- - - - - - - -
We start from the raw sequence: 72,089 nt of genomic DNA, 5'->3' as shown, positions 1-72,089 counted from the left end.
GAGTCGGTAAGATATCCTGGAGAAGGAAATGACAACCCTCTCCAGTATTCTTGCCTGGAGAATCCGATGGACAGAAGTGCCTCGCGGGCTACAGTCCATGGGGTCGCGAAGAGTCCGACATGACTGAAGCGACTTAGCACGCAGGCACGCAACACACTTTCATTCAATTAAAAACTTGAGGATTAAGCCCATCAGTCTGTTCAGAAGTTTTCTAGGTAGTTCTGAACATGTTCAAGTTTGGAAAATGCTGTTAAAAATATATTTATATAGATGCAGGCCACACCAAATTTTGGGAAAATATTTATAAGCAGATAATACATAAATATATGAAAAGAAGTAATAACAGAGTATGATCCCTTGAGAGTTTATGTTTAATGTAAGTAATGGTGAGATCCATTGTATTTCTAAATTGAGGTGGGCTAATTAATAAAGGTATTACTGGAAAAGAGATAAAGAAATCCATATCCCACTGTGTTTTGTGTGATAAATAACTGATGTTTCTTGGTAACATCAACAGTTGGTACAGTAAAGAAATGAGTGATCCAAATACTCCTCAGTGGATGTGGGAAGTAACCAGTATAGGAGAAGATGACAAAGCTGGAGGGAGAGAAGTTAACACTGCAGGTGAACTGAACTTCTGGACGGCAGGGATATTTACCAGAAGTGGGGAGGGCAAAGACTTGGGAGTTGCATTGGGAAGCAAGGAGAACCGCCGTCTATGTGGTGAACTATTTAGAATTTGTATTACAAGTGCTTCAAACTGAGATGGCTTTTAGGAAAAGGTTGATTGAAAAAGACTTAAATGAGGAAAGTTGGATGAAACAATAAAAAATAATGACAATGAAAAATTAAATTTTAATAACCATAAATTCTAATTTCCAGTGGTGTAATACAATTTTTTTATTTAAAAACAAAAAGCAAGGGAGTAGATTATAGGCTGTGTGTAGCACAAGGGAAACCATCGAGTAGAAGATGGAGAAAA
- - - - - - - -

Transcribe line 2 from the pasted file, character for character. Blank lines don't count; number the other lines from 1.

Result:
GAGTCGGTAAGATATCCTGGAGAAGGAAATGACAACCCTCTCCAGTATTCTTGCCTGGAGAATCCGATGGACAGAAGTGCCTCGCGGGCTACAGTCCATGGGGTCGCGAAGAGTCCGACATGACTGAAGCGACTTAGCACGCAGGCACGCAACACACTTTCATTCAATTAAAAACTTGAGGATTAAGCCCATCAGTCTGTTCAGAAGTTTTCTAGGTAGTTCTGAACATGTTCAAGTTTGGAAAATGCTGTTAAAAATATATTTATATAGATGCAGGCCACACCAAATTTTGGGAAAATATTTATAAGCAGATAATACATAAATATATGAAAAGAAGTAATAACAGAGTATGATCCCTTGAGAGTTTATGTTTAATGTAAGTAATGGTGAGATCCATTGTATTTCTAAATTGAGGTGGGCTAATTAATAAAGGTATTACTGGAAAAGAGATAAAGAAATCCATATCCCACTGTGTTTTGTGTGATAAATAACTGATGTTTCTTGGTAACATCAACAGTTGGTACAGTAAAGAAATGAGTGATCCAAATACTCCTCAGTGGATGTGGGAAGTAACCAGTATAGGAGAAGATGACAAAGCTGGAGGGAGAGAAGTTAACACTGCAGGTGAACTGAACTTCTGGACGGCAGGGATATTTACCAGAAGTGGGGAGGGCAAAGACTTGGGAGTTGCATTGGGAAGCAAGGAGAACCGCCGTCTATGTGGTGAACTATTTAGAATTTGTATTACAAGTGCTTCAAACTGAGATGGCTTTTAGGAAAAGGTTGATTGAAAAAGACTTAAATGAGGAAAGTTGGATGAAACAATAAAAAATAATGACAATGAAAAATTAAATTTTAATAACCATAAATTCTAATTTCCAGTGGTGTAATACAATTTTTTTATTTAAAAACAAAAAGCAAGGGAGTAGATTATAGGCTGTGTGTAGCACAAGGGAAACCATCGAGTAGAAGATGGAGAAAA